Nowhere in Colombia is the number of killings higher than in Cauca, and in Cauca, the violence is most concentrated in the North, where Caloto is located.
I asked Gerardo why he was running for office. He responded, “My motivations are for the recognition [of the rights] of the Peasant Reserve Zone of Caloto.” These peasant reserve zones are special areas where the land is held collectively to prevent its exploitation by extraction industries, foreign companies, or big landowners. The zones are similar to the ejido system in Mexico, and have been a focus of rural struggle for decades. The right to establish these zones has been agreed to time and again by the government, including as part of the peace accord adopted in 2016. But the government has been slow to establish these zones, and land rights of peasant, indigenous, and Afro-Colombian reserves are under constant assault.
Gerardo explained that he and his campaign are being threatened because, “I am a Human Rights Defender and we care for the ecosystem and we will not permit the entrance of the multinationals in our territory, our Peasant Reserve Zone of Caloto.”
There is a strong parallel between the military presence in the area and paramilitary activity. Both have committed numerous attacks against the rural and indigenous populations. The military has fired against gatherings in defense of the land, and carried out violent campaigns to eradicate crops with illicit uses, in contravention of the peace accord. The accord calls for respect for indigenous and peasant land rights, and peaceful eradication coupled with rural development and crop substitution programs.
However, at the insistence of the administration of US president Donald Trump, Colombian President Iván Duque has ignored and abandoned this component in favor of military incursions. This has resulted in occasions where communities have been attacked even while they were demonstrating for inclusion in substitution efforts, even while they were in the process of voluntary eradication.
This activity on the part of the official Colombian Armed Forces has coincided with paramilitary threats and murders. A common saying in rural Colombia is that, “By day, they are military, in military uniforms. By night, they change their clothes and become paramilitaries.” Or, as Gerardo explained, “The military forces pass through our territories and…[then] threats appear against the leaders and human rights defenders.”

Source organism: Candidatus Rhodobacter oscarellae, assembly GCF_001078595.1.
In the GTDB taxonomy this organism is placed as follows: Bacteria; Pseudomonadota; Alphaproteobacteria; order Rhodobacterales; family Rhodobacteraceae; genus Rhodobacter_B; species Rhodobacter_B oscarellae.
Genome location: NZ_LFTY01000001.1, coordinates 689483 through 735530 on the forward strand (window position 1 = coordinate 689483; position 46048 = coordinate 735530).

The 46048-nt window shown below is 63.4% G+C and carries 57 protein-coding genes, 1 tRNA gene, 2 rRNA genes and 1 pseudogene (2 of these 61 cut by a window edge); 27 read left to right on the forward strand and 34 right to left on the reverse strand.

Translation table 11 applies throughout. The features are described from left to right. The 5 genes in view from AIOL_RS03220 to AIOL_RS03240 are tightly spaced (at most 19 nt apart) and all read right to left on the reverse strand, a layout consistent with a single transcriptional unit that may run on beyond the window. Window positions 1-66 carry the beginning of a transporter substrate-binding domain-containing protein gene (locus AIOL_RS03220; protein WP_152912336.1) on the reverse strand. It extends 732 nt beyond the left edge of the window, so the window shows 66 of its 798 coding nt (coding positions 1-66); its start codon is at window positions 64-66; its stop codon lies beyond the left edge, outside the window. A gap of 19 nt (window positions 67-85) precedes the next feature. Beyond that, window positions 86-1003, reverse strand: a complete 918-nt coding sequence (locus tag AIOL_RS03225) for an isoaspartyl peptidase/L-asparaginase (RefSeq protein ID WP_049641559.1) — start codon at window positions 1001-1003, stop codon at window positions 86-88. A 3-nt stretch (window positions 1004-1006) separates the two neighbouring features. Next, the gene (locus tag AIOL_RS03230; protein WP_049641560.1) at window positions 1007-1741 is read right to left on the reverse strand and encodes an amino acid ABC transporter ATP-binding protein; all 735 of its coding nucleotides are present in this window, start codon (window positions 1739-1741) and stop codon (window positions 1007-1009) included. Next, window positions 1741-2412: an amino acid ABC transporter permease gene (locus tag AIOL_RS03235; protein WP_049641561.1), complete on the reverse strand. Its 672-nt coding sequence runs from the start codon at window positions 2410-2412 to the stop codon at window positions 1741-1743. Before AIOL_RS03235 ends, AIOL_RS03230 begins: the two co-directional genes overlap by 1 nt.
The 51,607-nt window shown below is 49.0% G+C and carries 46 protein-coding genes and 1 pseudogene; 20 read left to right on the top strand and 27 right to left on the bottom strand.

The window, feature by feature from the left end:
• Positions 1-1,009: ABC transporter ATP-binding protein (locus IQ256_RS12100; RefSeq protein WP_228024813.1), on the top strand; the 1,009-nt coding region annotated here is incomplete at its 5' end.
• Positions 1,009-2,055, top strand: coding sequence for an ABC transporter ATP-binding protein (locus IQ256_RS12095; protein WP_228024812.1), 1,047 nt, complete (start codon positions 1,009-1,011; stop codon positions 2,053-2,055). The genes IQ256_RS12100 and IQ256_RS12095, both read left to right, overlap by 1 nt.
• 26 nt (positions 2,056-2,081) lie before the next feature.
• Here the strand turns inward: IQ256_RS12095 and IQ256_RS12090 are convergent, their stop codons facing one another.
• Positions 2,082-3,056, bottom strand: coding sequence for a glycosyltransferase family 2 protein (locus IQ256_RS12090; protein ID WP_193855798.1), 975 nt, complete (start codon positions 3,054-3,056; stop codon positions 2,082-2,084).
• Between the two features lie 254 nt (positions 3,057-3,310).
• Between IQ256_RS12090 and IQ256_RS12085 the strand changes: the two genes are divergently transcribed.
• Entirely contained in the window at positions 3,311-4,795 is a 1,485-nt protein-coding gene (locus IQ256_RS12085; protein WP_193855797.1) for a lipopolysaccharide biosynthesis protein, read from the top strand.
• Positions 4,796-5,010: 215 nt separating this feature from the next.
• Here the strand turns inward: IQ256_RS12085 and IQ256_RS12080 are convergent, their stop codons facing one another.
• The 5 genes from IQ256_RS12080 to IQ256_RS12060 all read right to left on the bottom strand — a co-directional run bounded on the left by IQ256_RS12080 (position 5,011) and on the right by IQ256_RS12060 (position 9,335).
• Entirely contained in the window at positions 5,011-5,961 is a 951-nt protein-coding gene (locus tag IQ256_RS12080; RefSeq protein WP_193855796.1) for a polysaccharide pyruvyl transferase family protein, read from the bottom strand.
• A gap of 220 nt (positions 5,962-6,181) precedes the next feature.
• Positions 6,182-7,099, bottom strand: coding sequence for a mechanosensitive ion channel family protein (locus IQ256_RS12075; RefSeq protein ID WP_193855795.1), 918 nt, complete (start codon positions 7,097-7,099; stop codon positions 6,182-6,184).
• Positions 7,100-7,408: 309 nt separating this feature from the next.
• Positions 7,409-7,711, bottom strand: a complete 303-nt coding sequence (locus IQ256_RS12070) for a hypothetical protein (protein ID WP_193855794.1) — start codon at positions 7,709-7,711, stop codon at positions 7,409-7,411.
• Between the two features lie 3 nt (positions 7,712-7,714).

I asked Gerardo what we could do to help. He told me “I want you to help me by sending your letters to the national government so that they will provide me the means of protection.”
As I sit here finishing this article, I receive a message from Gerardo. A young man from the indigenous guard in the adjacent municipality of Toribio was killed by death squads in Caloto yesterday. Just a kid. He was 20 years old and his name was Gersaín Yatacue.
I remind myself as I so often do: these crimes are committed in our names. The tragedies and threats happening in Colombia are the direct results of US policies that have provided billions in funding for the military and so-called “security”. The situation has worsened because Duque and Trump and their allies are doing all they can to nullify what remains of the peace accord.
We must raise our voices and help break the curse of military and paramilitary violence in Colombia.
Post-script: Even as I sit down to publish this article, I receive yet more bad news. Today, August 3, 2019, in nearby Corinto, a FENSUAGRO union member and community leader from Caloto has been assassinated by the death squads. He is José Eduardo Tumbó, a Community Action Council leader in his village and member of the Marcha Patriótica.
Important actions you can take in solidarity with Colombia’s social movements:
- Please join Noam Chomsky, Piedad Córdoba, and Nobel Peace Prize Winner Adolfo Perez Esquivel and sign the People’s Travel Advisory on Colombia
- Help organize an event in your city for the International Day for Peace in Colombia, September 27. Send an email to JAMES@AFGJ.ORG for more information.
- Consider going on the US Labor Against the War and AfGJ Labor Delegation to Colombia November 24-December 4, 2019. Send an email to JAMES@AFGJ.ORG for more information.